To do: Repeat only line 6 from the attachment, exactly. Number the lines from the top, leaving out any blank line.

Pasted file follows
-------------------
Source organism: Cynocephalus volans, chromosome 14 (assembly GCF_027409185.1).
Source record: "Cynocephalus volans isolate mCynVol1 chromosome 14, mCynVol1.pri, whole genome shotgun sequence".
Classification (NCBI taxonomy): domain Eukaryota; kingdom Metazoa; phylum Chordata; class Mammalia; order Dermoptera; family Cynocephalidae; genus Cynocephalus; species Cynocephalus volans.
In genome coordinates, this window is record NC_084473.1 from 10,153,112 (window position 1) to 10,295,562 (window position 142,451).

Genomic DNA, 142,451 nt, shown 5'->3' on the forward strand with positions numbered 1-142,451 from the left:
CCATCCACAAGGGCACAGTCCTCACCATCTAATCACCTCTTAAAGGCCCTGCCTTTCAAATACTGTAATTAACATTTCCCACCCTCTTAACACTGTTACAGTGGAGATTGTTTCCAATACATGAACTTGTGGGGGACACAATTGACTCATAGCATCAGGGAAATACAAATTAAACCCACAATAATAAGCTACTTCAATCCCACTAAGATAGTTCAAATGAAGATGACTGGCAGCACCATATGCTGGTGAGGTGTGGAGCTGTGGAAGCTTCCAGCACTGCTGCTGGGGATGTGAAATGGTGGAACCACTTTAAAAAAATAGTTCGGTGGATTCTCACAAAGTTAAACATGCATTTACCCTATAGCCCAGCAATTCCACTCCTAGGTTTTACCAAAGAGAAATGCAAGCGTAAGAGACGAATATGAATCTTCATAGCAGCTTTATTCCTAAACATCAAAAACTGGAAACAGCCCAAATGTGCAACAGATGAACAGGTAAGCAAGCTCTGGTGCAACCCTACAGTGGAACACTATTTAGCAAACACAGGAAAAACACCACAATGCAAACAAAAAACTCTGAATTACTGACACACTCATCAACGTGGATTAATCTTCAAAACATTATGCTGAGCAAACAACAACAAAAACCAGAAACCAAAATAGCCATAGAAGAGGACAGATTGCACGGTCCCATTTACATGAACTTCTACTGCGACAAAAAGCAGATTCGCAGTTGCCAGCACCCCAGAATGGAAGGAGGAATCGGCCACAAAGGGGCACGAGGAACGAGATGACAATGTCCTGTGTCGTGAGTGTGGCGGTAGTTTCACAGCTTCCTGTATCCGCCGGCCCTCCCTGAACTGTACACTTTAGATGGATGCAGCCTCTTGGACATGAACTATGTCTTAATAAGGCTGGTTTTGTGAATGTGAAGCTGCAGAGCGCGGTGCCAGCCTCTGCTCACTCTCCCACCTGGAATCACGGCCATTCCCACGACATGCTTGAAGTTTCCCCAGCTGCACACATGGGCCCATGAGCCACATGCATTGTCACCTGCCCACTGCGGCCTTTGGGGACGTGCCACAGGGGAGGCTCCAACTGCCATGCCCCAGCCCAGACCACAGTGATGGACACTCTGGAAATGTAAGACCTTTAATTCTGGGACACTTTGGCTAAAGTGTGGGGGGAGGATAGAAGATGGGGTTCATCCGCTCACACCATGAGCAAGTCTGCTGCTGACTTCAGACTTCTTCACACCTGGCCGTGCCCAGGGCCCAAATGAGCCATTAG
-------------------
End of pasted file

CCATCCACAAGGGCACAGTCCTCACCATCTAATCACCTCTTAAAGGCCCTGCCTTTCAAATACTGTAATTAACATTTCCCACCCTCTTAACACTGTTACAGTGGAGATTGTTTCCAATACATGAACTTGTGGGGGACACAATTGACTCATAGCATCAGGGAAATACAAATTAAACCCACAATAATAAGCTACTTCAATCCCACTAAGATAGTTCAAATGAAGATGACTGGCAGCACCATATGCTGGTGAGGTGTGGAGCTGTGGAAGCTTCCAGCACTGCTGCTGGGGATGTGAAATGGTGGAACCACTTTAAAAAAATAGTTCGGTGGATTCTCACAAAGTTAAACATGCATTTACCCTATAGCCCAGCAATTCCACTCCTAGGTTTTACCAAAGAGAAATGCAAGCGTAAGAGACGAATATGAATCTTCATAGCAGCTTTATTCCTAAACATCAAAAACTGGAAACAGCCCAAATGTGCAACAGATGAACAGGTAAGCAAGCTCTGGTGCAACCCTACAGTGGAACACTATTTAGCAAACACAGGAAAAACACCACAATGCAAACAAAAAACTCTGAATTACTGACACACTCATCAACGTGGATTAATCTTCAAAACATTATGCTGAGCAAACAACAACAAAAACCAGAAACCAAAATAGCCATAGAAGAGGACAGATTGCACGGTCCCATTTACATGAACTTCTACTGCGACAAAAAGCAGATTCGCAGTTGCCAGCACCCCAGAATGGAAGGAGGAATCGGCCACAAAGGGGCACGAGGAACGAGATGACAATGTCCTGTGTCGTGAGTGTGGCGGTAGTTTCACAGCTTCCTGTATCCGCCGGCCCTCCCTGAACTGTACACTTTAGATGGATGCAGCCTCTTGGACATGAACTATGTCTTAATAAGGCTGGTTTTGTGAATGTGAAGCTGCAGAGCGCGGTGCCAGCCTCTGCTCACTCTCCCACCTGGAATCACGGCCATTCCCACGACATGCTTGAAGTTTCCCCAGCTGCACACATGGGCCCATGAGCCACATGCATTGTCACCTGCCCACTGCGGCCTTTGGGGACGTGCCACAGGGGAGGCTCCAACTGCCATGCCCCAGCCCAGACCACAGTGATGGACACTCTGGAAATGTAAGACCTTTAATTCTGGGACACTTTGGCTAAAGTGTGGGGGGAGGATAGAAGATGGGGTTCATCCGCTCACACCATGAGCAAGTCTGCTGCTGACTTCAGACTTCTTCACACCTGGCCGTGCCCAGGGCCCAAATGAGCCATTAG